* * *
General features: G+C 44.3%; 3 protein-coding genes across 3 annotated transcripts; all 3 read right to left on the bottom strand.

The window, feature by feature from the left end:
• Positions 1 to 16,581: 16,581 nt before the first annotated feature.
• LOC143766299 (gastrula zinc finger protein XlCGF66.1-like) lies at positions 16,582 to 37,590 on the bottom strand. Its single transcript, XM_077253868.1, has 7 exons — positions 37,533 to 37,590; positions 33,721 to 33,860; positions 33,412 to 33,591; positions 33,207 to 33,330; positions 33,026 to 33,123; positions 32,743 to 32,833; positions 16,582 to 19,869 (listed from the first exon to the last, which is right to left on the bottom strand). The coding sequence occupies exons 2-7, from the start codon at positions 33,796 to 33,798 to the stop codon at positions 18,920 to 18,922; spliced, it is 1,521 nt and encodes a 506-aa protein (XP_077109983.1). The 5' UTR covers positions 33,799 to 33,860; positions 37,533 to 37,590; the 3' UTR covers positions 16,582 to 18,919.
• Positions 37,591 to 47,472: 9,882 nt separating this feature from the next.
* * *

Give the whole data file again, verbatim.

General features: G+C 44.3%; 3 protein-coding genes across 3 annotated transcripts; all 3 read right to left on the bottom strand.

The window, feature by feature from the left end:
• Positions 1 to 16,581: 16,581 nt before the first annotated feature.
• LOC143766299 (gastrula zinc finger protein XlCGF66.1-like) lies at positions 16,582 to 37,590 on the bottom strand. Its single transcript, XM_077253868.1, has 7 exons — positions 37,533 to 37,590; positions 33,721 to 33,860; positions 33,412 to 33,591; positions 33,207 to 33,330; positions 33,026 to 33,123; positions 32,743 to 32,833; positions 16,582 to 19,869 (listed from the first exon to the last, which is right to left on the bottom strand). The coding sequence occupies exons 2-7, from the start codon at positions 33,796 to 33,798 to the stop codon at positions 18,920 to 18,922; spliced, it is 1,521 nt and encodes a 506-aa protein (XP_077109983.1). The 5' UTR covers positions 33,799 to 33,860; positions 37,533 to 37,590; the 3' UTR covers positions 16,582 to 18,919.
• Positions 37,591 to 47,472: 9,882 nt separating this feature from the next.